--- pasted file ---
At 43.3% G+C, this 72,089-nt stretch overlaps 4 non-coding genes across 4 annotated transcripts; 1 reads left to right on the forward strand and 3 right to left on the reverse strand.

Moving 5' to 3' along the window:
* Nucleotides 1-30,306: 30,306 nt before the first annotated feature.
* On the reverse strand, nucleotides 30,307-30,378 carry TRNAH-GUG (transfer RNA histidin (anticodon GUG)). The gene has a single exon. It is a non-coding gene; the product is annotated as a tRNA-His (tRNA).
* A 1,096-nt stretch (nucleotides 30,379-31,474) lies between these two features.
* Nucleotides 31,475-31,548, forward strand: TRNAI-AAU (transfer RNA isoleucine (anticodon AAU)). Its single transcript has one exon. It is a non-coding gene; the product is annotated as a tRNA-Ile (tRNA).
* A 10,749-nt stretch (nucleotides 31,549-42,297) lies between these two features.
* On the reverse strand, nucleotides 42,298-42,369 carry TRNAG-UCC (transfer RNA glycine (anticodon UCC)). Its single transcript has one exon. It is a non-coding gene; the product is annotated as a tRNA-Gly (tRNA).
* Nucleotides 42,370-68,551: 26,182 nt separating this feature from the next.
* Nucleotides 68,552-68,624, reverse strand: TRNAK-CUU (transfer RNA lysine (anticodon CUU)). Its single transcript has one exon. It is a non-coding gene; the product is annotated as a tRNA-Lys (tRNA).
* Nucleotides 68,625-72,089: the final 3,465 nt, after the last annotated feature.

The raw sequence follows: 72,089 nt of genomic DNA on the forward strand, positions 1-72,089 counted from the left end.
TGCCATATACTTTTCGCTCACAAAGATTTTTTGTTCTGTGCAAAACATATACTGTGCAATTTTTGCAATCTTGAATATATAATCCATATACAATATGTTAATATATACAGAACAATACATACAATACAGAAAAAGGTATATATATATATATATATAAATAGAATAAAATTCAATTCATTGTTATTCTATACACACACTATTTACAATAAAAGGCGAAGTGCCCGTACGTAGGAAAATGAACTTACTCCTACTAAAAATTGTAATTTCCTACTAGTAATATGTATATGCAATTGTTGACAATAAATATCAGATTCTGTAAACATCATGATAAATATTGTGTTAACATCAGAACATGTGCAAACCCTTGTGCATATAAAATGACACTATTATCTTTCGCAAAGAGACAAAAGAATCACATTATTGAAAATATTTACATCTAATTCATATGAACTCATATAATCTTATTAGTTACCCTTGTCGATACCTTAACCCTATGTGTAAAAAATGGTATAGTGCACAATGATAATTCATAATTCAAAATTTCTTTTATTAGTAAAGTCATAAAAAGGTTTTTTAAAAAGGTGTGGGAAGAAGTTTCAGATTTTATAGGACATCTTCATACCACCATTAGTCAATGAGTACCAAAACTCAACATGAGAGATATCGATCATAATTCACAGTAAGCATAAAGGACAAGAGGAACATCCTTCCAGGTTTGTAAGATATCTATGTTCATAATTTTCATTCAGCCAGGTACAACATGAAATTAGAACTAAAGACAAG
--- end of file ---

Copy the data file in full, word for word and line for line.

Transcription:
At 43.3% G+C, this 72,089-nt stretch overlaps 4 non-coding genes across 4 annotated transcripts; 1 reads left to right on the forward strand and 3 right to left on the reverse strand.

Moving 5' to 3' along the window:
* Nucleotides 1-30,306: 30,306 nt before the first annotated feature.
* On the reverse strand, nucleotides 30,307-30,378 carry TRNAH-GUG (transfer RNA histidin (anticodon GUG)). The gene has a single exon. It is a non-coding gene; the product is annotated as a tRNA-His (tRNA).
* A 1,096-nt stretch (nucleotides 30,379-31,474) lies between these two features.
* Nucleotides 31,475-31,548, forward strand: TRNAI-AAU (transfer RNA isoleucine (anticodon AAU)). Its single transcript has one exon. It is a non-coding gene; the product is annotated as a tRNA-Ile (tRNA).
* A 10,749-nt stretch (nucleotides 31,549-42,297) lies between these two features.
* On the reverse strand, nucleotides 42,298-42,369 carry TRNAG-UCC (transfer RNA glycine (anticodon UCC)). Its single transcript has one exon. It is a non-coding gene; the product is annotated as a tRNA-Gly (tRNA).
* Nucleotides 42,370-68,551: 26,182 nt separating this feature from the next.
* Nucleotides 68,552-68,624, reverse strand: TRNAK-CUU (transfer RNA lysine (anticodon CUU)). Its single transcript has one exon. It is a non-coding gene; the product is annotated as a tRNA-Lys (tRNA).
* Nucleotides 68,625-72,089: the final 3,465 nt, after the last annotated feature.

The raw sequence follows: 72,089 nt of genomic DNA on the forward strand, positions 1-72,089 counted from the left end.
TGCCATATACTTTTCGCTCACAAAGATTTTTTGTTCTGTGCAAAACATATACTGTGCAATTTTTGCAATCTTGAATATATAATCCATATACAATATGTTAATATATACAGAACAATACATACAATACAGAAAAAGGTATATATATATATATATATAAATAGAATAAAATTCAATTCATTGTTATTCTATACACACACTATTTACAATAAAAGGCGAAGTGCCCGTACGTAGGAAAATGAACTTACTCCTACTAAAAATTGTAATTTCCTACTAGTAATATGTATATGCAATTGTTGACAATAAATATCAGATTCTGTAAACATCATGATAAATATTGTGTTAACATCAGAACATGTGCAAACCCTTGTGCATATAAAATGACACTATTATCTTTCGCAAAGAGACAAAAGAATCACATTATTGAAAATATTTACATCTAATTCATATGAACTCATATAATCTTATTAGTTACCCTTGTCGATACCTTAACCCTATGTGTAAAAAATGGTATAGTGCACAATGATAATTCATAATTCAAAATTTCTTTTATTAGTAAAGTCATAAAAAGGTTTTTTAAAAAGGTGTGGGAAGAAGTTTCAGATTTTATAGGACATCTTCATACCACCATTAGTCAATGAGTACCAAAACTCAACATGAGAGATATCGATCATAATTCACAGTAAGCATAAAGGACAAGAGGAACATCCTTCCAGGTTTGTAAGATATCTATGTTCATAATTTTCATTCAGCCAGGTACAACATGAAATTAGAACTAAAGACAAG